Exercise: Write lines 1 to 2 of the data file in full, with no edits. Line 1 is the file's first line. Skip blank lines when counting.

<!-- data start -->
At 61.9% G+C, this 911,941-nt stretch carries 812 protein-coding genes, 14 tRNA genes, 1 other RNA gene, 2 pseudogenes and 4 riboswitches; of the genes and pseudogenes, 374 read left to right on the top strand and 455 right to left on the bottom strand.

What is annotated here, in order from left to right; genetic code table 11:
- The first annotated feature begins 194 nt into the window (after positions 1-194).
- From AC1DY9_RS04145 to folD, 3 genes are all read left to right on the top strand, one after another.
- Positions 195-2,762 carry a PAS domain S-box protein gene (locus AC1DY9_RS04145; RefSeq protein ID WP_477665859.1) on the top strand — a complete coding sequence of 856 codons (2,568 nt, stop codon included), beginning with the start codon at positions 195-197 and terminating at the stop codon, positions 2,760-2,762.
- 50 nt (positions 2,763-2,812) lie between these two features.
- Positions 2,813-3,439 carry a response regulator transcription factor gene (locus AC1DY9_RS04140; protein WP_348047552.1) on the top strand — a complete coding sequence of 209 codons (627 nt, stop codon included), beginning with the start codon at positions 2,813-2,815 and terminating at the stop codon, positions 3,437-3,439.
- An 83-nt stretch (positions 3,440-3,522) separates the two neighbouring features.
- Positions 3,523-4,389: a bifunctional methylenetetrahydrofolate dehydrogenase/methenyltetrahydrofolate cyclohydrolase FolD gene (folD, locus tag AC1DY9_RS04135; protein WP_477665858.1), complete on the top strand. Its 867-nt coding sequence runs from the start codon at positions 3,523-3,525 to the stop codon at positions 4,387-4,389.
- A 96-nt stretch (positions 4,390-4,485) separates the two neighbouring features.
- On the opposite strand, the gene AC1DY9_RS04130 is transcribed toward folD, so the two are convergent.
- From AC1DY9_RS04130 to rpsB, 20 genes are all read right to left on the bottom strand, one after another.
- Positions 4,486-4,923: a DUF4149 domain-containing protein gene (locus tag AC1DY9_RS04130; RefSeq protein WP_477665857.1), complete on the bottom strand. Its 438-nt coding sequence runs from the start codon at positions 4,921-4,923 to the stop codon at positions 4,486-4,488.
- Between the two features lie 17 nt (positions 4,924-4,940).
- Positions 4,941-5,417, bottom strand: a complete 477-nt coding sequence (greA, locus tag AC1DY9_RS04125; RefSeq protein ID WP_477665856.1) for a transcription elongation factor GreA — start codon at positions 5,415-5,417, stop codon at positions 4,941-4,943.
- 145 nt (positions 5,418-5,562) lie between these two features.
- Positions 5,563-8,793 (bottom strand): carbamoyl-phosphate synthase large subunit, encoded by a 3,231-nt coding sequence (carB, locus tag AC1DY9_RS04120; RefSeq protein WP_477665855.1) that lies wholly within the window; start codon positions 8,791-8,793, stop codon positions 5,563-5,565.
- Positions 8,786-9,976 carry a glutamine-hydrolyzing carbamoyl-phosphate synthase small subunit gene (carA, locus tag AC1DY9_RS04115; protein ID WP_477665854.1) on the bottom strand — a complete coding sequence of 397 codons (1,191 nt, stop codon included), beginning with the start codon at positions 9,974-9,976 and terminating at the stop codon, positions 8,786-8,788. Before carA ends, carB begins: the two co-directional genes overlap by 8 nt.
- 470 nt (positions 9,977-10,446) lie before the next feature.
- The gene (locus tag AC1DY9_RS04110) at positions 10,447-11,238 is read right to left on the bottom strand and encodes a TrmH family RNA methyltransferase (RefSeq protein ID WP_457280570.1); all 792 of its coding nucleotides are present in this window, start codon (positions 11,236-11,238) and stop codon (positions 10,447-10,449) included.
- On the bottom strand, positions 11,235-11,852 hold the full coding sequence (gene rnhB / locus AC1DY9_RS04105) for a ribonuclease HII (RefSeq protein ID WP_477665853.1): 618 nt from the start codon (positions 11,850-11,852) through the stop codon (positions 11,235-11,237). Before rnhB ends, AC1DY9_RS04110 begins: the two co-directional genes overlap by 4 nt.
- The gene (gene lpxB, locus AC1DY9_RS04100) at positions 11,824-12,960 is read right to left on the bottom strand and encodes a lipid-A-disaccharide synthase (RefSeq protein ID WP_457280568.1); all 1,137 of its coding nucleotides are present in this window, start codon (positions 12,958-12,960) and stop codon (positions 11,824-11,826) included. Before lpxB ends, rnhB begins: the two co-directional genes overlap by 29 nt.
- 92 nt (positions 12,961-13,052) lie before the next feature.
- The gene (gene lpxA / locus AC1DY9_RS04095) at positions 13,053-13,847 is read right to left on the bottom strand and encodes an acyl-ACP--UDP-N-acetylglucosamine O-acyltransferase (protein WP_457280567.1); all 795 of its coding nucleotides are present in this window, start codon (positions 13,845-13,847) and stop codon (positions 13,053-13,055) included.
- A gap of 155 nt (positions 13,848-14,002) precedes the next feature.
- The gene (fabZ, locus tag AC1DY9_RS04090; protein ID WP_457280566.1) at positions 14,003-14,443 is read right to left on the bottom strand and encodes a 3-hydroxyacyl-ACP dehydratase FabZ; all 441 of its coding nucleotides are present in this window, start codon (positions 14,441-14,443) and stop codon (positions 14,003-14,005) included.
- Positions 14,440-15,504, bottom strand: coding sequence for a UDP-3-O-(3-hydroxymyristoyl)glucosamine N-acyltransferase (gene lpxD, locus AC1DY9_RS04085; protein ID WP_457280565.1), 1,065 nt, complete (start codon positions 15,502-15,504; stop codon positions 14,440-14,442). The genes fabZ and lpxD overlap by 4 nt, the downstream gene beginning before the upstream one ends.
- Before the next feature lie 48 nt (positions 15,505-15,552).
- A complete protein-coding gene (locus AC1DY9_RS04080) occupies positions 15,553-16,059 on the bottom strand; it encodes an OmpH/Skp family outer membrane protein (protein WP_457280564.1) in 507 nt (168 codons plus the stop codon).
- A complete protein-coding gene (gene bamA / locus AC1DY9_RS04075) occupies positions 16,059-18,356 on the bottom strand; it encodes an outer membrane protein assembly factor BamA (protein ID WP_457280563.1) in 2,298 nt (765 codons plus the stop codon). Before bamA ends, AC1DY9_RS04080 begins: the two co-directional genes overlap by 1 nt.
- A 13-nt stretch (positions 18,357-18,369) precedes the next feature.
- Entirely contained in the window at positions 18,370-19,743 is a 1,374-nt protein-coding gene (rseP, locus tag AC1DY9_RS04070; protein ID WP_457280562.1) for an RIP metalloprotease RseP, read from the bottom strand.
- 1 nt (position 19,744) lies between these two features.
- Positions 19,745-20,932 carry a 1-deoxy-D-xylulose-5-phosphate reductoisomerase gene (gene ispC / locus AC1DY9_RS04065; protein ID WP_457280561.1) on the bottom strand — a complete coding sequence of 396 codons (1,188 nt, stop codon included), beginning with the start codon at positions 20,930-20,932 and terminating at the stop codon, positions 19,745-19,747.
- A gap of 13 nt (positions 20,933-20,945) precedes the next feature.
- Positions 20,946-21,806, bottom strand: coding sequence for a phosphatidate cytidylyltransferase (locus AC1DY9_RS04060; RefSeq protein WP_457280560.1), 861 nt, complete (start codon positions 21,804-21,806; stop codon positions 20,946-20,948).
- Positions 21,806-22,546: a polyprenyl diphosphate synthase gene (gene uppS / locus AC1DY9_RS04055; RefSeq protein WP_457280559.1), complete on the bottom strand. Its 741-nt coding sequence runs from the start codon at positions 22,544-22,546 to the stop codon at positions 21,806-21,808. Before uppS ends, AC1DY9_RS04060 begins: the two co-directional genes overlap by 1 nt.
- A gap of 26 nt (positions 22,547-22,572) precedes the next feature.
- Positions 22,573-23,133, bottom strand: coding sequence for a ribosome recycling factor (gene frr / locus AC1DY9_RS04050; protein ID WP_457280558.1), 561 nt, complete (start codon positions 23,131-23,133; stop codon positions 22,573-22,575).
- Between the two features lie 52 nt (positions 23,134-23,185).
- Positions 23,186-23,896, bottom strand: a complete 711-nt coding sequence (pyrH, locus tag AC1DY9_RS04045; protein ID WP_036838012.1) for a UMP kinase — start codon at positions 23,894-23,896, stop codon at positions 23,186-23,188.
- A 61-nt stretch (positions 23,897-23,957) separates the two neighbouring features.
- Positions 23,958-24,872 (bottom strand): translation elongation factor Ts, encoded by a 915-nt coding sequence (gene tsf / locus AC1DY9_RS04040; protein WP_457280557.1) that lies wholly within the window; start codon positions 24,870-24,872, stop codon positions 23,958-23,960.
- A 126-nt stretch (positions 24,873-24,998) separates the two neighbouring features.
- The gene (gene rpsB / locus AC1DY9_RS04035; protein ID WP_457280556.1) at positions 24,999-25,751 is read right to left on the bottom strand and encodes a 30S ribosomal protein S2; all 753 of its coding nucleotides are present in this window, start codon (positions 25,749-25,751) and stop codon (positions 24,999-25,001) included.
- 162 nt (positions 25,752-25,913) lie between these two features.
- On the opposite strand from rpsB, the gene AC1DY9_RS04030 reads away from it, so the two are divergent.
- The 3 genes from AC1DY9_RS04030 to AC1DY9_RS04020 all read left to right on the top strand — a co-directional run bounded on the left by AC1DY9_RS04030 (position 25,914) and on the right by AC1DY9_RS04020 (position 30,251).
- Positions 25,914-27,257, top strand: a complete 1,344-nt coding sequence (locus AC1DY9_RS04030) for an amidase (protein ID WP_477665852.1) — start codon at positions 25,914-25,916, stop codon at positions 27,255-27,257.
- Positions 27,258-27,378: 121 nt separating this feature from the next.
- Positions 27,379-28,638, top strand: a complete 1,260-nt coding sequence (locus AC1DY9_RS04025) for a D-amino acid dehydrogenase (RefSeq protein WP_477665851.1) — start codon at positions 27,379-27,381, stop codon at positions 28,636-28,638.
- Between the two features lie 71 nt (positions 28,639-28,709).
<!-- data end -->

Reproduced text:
At 61.9% G+C, this 911,941-nt stretch carries 812 protein-coding genes, 14 tRNA genes, 1 other RNA gene, 2 pseudogenes and 4 riboswitches; of the genes and pseudogenes, 374 read left to right on the top strand and 455 right to left on the bottom strand.

What is annotated here, in order from left to right; genetic code table 11: